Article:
Iannis Xenakis (also spelt as Yannis Xenakis) (Greek: Γιάννης (Ιάννης) Ξενάκης [ˈʝanis kseˈnacis]; 29 May 1922 – 4 February 2001) was a Greek-French composer, music theorist, architect, performance director and engineer. After 1947, he fled Greece, becoming a naturalized citizen of France. He is considered an important post-World War II composer whose works helped revolutionize 20th-century classical music.
Xenakis pioneered the use of mathematical models in music such as applications of set theory, stochastic processes and game theory and was also an important influence on the development of electronic and computer music. He integrated music with architecture, designing music for pre-existing spaces, and designing spaces to be integrated with specific music compositions and performances.
Among his most important works are Metastaseis (1953–54) for orchestra, which introduced independent parts for every musician of the orchestra; percussion works such as Psappha (1975) and Pléïades (1979); compositions that introduced spatialization by dispersing musicians among the audience, such as Terretektorh (1966); electronic works created using Xenakis's UPIC system; and the massive multimedia performances Xenakis called polytopes, that were a summa of his interests and skills. Among the numerous theoretical writings he authored, the book Formalized Music: Thought and Mathematics in Composition (French edition 1963, English translation 1971) is regarded as one of his most important. As an architect, Xenakis is primarily known for his early work under Le Corbusier: the Sainte Marie de La Tourette, on which the two architects collaborated, and the Philips Pavilion at Expo 58, which Xenakis designed by himself.
- "Iannis Xenakis - Wikipedia, the free encyclopedia" | 2010-05-20 | 18 Upvotes 5 Comments
Louis Thomas Hardin (May 26, 1916 – September 8, 1999), also known as Moondog, was an American musician, composer, theoretician, poet and inventor of several musical instruments. He was blind from the age of 16.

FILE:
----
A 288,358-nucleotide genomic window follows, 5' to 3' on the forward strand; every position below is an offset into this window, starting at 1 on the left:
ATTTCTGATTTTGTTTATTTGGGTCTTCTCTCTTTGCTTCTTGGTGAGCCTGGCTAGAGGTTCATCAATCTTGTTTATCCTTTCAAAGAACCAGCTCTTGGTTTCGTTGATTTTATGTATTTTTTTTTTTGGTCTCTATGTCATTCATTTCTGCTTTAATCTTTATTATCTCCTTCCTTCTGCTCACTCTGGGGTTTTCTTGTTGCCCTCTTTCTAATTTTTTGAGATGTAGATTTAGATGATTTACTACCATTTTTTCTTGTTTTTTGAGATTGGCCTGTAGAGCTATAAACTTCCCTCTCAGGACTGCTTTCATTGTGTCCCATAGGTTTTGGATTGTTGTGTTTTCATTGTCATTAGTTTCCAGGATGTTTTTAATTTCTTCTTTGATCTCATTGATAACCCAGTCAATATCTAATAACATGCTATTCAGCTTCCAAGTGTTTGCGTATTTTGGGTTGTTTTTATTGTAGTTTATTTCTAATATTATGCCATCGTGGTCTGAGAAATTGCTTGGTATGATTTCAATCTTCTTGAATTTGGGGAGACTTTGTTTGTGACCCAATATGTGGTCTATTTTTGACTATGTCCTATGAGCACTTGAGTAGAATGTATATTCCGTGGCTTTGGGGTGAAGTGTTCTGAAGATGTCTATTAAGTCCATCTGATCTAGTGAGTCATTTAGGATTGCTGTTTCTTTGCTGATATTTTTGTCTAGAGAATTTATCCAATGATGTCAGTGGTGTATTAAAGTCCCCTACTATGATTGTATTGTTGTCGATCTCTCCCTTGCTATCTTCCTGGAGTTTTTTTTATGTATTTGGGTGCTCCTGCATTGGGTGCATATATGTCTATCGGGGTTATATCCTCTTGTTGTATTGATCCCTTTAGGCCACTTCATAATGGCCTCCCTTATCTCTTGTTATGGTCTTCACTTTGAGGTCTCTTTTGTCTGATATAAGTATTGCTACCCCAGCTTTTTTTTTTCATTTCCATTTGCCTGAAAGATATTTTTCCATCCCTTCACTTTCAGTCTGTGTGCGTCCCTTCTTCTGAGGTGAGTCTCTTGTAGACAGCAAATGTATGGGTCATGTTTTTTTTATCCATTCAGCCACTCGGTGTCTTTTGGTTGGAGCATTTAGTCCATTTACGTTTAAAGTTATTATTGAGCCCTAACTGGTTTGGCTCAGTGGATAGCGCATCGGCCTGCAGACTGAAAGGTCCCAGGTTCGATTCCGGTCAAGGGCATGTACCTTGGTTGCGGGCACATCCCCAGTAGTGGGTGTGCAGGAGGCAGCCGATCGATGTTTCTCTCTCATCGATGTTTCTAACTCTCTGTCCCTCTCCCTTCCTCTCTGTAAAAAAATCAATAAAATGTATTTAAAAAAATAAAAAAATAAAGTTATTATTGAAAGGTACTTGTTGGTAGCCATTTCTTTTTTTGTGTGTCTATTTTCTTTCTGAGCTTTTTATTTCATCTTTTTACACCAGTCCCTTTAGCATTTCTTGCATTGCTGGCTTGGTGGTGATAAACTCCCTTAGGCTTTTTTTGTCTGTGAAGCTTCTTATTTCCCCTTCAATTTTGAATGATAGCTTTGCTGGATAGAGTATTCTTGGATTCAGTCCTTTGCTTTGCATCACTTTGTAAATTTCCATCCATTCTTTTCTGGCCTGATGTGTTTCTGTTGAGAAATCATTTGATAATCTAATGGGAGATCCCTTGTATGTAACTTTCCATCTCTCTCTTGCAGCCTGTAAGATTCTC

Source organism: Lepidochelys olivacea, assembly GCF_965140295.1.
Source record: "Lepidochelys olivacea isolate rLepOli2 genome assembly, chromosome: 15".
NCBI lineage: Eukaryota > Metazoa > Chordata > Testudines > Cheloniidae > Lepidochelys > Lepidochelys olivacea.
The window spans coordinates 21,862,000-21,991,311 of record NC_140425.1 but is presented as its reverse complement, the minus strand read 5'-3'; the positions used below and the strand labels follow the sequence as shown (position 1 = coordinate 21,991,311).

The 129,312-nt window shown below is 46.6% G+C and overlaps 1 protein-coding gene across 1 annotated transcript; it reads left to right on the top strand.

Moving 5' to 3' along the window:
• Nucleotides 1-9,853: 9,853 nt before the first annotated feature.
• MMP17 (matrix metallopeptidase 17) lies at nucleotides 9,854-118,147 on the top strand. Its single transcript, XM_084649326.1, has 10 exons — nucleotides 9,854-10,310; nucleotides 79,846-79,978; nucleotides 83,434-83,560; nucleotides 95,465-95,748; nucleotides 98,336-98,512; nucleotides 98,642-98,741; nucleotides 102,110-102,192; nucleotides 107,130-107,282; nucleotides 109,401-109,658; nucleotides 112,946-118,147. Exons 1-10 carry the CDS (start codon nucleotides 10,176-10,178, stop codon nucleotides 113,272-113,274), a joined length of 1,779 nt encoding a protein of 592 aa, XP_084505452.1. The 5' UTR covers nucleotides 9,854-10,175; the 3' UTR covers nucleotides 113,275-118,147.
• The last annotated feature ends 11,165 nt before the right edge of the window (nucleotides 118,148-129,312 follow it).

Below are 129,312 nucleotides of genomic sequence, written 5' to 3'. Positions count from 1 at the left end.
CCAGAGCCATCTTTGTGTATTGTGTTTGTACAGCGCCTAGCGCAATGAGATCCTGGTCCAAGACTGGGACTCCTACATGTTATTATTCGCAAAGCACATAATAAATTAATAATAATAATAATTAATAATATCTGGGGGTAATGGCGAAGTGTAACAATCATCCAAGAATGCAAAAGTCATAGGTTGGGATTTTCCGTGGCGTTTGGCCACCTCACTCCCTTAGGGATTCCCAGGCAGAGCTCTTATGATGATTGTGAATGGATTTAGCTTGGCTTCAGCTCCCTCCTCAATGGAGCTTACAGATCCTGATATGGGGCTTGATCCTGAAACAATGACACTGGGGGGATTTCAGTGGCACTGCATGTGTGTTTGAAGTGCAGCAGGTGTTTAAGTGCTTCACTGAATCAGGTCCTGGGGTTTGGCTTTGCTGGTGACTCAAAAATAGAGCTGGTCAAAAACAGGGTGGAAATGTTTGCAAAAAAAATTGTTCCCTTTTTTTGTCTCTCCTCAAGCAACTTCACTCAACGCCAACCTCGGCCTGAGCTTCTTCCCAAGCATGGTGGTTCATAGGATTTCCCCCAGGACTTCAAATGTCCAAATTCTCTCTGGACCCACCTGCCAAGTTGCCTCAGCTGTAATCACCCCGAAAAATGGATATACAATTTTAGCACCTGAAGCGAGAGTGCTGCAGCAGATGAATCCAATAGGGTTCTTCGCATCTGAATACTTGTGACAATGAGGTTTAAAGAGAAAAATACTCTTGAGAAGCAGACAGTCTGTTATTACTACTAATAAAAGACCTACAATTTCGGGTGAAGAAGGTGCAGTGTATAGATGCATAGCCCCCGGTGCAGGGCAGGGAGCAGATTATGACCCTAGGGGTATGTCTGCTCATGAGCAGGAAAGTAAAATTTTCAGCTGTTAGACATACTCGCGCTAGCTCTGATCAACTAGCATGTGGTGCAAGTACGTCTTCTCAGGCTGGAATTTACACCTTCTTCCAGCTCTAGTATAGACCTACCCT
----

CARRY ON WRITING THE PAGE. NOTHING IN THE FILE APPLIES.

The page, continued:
Hardin lived in New York City from the late 1940s until 1972, and during this time he could often be found on 6th Avenue, between 52nd and 55th Streets, wearing a cloak and a horned helmet sometimes busking or selling music, but often just standing silently on the sidewalk. He was widely recognized as "the Viking of 6th Avenue" by thousands of passersby and residents who were not aware of his musical career.
- "Moondog" | 2014-05-23 | 16 Upvotes 7 Comments
Joseph Michael "Dusty" Hill (May 19, 1949 – July 28, 2021) was an American musician, singer, and songwriter, best known as the bassist and secondary lead vocalist of the American rock group ZZ Top; he also played keyboards with the band. He was inducted into the Rock and Roll Hall of Fame, as a member of ZZ Top, in 2004.
- "Dusty Hill of ZZ Top Dead" | 2021-07-28 | 86 Upvotes 16 Comments
Trevor Paul Moore (April 4, 1980 – August 6, 2021) was an American comedian, actor, writer, director, producer, and musician. He was known as one of the founding members, alongside Sam Brown and Zach Cregger, of the New York City-based comedy troupe The Whitest Kids U' Know, who had their own sketch comedy series on IFC which ran for five seasons.
- "Trevor Moore, co-founder of Whitest Kids U Know, dies at 41" | 2021-08-08 | 172 Upvotes 47 Comments
Lee "Scratch" Perry (born Rainford Hugh Perry; 20/28 March 1936 – 29 August 2021) was a Jamaican record producer and singer noted for his innovative studio techniques and production style. Perry was a pioneer in the 1970s development of dub music with his early adoption of remixing and studio effects to create new instrumental or vocal versions of existing reggae tracks. He worked with and produced for a wide variety of artists, including Bob Marley and the Wailers, Junior Murvin, The Congos, Max Romeo, Adrian Sherwood, Beastie Boys, Ari Up, The Clash, The Orb, and many others.
- "Lee “Scratch” Perry inventor of Dub dies at 85" | 2021-08-29 | 55 Upvotes 4 Comments